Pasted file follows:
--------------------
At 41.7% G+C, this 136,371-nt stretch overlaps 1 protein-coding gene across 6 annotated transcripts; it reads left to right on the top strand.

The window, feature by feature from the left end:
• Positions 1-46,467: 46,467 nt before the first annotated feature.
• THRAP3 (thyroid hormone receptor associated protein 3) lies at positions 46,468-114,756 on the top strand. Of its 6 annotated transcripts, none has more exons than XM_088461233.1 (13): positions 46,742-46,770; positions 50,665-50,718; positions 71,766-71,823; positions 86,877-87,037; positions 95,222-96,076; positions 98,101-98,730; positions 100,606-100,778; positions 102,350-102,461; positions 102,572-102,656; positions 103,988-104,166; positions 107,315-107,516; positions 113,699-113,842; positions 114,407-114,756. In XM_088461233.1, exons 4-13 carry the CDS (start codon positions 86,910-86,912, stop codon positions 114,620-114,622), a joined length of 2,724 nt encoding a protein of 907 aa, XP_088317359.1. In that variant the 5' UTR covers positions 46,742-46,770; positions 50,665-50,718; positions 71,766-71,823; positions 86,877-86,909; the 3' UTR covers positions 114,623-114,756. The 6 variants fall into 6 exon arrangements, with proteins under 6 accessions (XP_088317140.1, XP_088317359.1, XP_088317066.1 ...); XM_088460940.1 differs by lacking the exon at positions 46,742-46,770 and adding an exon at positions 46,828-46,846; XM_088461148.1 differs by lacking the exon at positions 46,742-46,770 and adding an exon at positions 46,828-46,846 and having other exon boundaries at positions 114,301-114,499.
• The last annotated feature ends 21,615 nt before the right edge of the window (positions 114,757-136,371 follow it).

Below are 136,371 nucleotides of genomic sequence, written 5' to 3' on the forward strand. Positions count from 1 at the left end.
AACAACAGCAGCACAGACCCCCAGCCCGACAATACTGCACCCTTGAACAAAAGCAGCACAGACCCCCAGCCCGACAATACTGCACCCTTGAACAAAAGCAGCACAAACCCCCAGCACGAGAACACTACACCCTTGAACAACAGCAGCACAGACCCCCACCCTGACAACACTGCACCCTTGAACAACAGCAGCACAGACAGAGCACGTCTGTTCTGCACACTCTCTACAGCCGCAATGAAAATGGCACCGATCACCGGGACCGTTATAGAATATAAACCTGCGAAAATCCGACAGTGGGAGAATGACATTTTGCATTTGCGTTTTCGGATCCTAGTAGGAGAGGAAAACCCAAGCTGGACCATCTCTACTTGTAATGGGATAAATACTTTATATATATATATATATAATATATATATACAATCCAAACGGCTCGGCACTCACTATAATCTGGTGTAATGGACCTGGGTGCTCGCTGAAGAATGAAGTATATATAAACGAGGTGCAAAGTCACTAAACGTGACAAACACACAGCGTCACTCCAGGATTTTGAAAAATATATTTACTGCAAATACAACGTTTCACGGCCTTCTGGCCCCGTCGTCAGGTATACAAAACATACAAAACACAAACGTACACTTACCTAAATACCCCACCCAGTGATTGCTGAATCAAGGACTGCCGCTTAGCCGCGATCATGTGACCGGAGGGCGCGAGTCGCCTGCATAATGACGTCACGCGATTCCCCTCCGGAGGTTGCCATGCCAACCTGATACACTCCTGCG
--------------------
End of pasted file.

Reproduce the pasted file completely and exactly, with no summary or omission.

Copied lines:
At 41.7% G+C, this 136,371-nt stretch overlaps 1 protein-coding gene across 6 annotated transcripts; it reads left to right on the top strand.

The window, feature by feature from the left end:
• Positions 1-46,467: 46,467 nt before the first annotated feature.
• THRAP3 (thyroid hormone receptor associated protein 3) lies at positions 46,468-114,756 on the top strand. Of its 6 annotated transcripts, none has more exons than XM_088461233.1 (13): positions 46,742-46,770; positions 50,665-50,718; positions 71,766-71,823; positions 86,877-87,037; positions 95,222-96,076; positions 98,101-98,730; positions 100,606-100,778; positions 102,350-102,461; positions 102,572-102,656; positions 103,988-104,166; positions 107,315-107,516; positions 113,699-113,842; positions 114,407-114,756. In XM_088461233.1, exons 4-13 carry the CDS (start codon positions 86,910-86,912, stop codon positions 114,620-114,622), a joined length of 2,724 nt encoding a protein of 907 aa, XP_088317359.1. In that variant the 5' UTR covers positions 46,742-46,770; positions 50,665-50,718; positions 71,766-71,823; positions 86,877-86,909; the 3' UTR covers positions 114,623-114,756. The 6 variants fall into 6 exon arrangements, with proteins under 6 accessions (XP_088317140.1, XP_088317359.1, XP_088317066.1 ...); XM_088460940.1 differs by lacking the exon at positions 46,742-46,770 and adding an exon at positions 46,828-46,846; XM_088461148.1 differs by lacking the exon at positions 46,742-46,770 and adding an exon at positions 46,828-46,846 and having other exon boundaries at positions 114,301-114,499.
• The last annotated feature ends 21,615 nt before the right edge of the window (positions 114,757-136,371 follow it).

Below are 136,371 nucleotides of genomic sequence, written 5' to 3' on the forward strand. Positions count from 1 at the left end.
AACAACAGCAGCACAGACCCCCAGCCCGACAATACTGCACCCTTGAACAAAAGCAGCACAGACCCCCAGCCCGACAATACTGCACCCTTGAACAAAAGCAGCACAAACCCCCAGCACGAGAACACTACACCCTTGAACAACAGCAGCACAGACCCCCACCCTGACAACACTGCACCCTTGAACAACAGCAGCACAGACAGAGCACGTCTGTTCTGCACACTCTCTACAGCCGCAATGAAAATGGCACCGATCACCGGGACCGTTATAGAATATAAACCTGCGAAAATCCGACAGTGGGAGAATGACATTTTGCATTTGCGTTTTCGGATCCTAGTAGGAGAGGAAAACCCAAGCTGGACCATCTCTACTTGTAATGGGATAAATACTTTATATATATATATATATAATATATATATACAATCCAAACGGCTCGGCACTCACTATAATCTGGTGTAATGGACCTGGGTGCTCGCTGAAGAATGAAGTATATATAAACGAGGTGCAAAGTCACTAAACGTGACAAACACACAGCGTCACTCCAGGATTTTGAAAAATATATTTACTGCAAATACAACGTTTCACGGCCTTCTGGCCCCGTCGTCAGGTATACAAAACATACAAAACACAAACGTACACTTACCTAAATACCCCACCCAGTGATTGCTGAATCAAGGACTGCCGCTTAGCCGCGATCATGTGACCGGAGGGCGCGAGTCGCCTGCATAATGACGTCACGCGATTCCCCTCCGGAGGTTGCCATGCCAACCTGATACACTCCTGCG